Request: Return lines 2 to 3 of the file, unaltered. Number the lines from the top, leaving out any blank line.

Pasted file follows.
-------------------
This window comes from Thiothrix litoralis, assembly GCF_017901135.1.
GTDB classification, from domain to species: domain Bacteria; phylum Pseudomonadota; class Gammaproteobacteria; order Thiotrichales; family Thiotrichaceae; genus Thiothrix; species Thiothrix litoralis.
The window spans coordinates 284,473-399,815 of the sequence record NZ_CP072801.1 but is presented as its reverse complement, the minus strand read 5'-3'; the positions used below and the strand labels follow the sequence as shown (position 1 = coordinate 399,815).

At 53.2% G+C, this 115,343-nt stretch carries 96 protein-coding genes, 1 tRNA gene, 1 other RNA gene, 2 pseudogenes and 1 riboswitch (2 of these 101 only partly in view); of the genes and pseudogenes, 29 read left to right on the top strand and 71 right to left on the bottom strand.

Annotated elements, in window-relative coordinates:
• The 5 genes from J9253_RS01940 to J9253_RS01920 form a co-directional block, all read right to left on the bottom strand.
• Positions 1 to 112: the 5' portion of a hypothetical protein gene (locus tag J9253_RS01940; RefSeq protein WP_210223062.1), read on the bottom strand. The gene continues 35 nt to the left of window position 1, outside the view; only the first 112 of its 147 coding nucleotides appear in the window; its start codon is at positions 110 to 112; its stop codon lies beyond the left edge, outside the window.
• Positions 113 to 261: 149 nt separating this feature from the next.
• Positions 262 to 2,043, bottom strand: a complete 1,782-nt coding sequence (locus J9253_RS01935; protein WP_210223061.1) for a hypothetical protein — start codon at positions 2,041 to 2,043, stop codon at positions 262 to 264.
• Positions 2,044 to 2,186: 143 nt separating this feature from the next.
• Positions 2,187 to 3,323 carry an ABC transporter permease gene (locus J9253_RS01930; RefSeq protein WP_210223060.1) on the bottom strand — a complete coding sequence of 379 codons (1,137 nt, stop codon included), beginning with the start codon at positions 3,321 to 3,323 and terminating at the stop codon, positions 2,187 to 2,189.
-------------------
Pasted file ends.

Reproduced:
GTDB classification, from domain to species: domain Bacteria; phylum Pseudomonadota; class Gammaproteobacteria; order Thiotrichales; family Thiotrichaceae; genus Thiothrix; species Thiothrix litoralis.
The window spans coordinates 284,473-399,815 of the sequence record NZ_CP072801.1 but is presented as its reverse complement, the minus strand read 5'-3'; the positions used below and the strand labels follow the sequence as shown (position 1 = coordinate 399,815).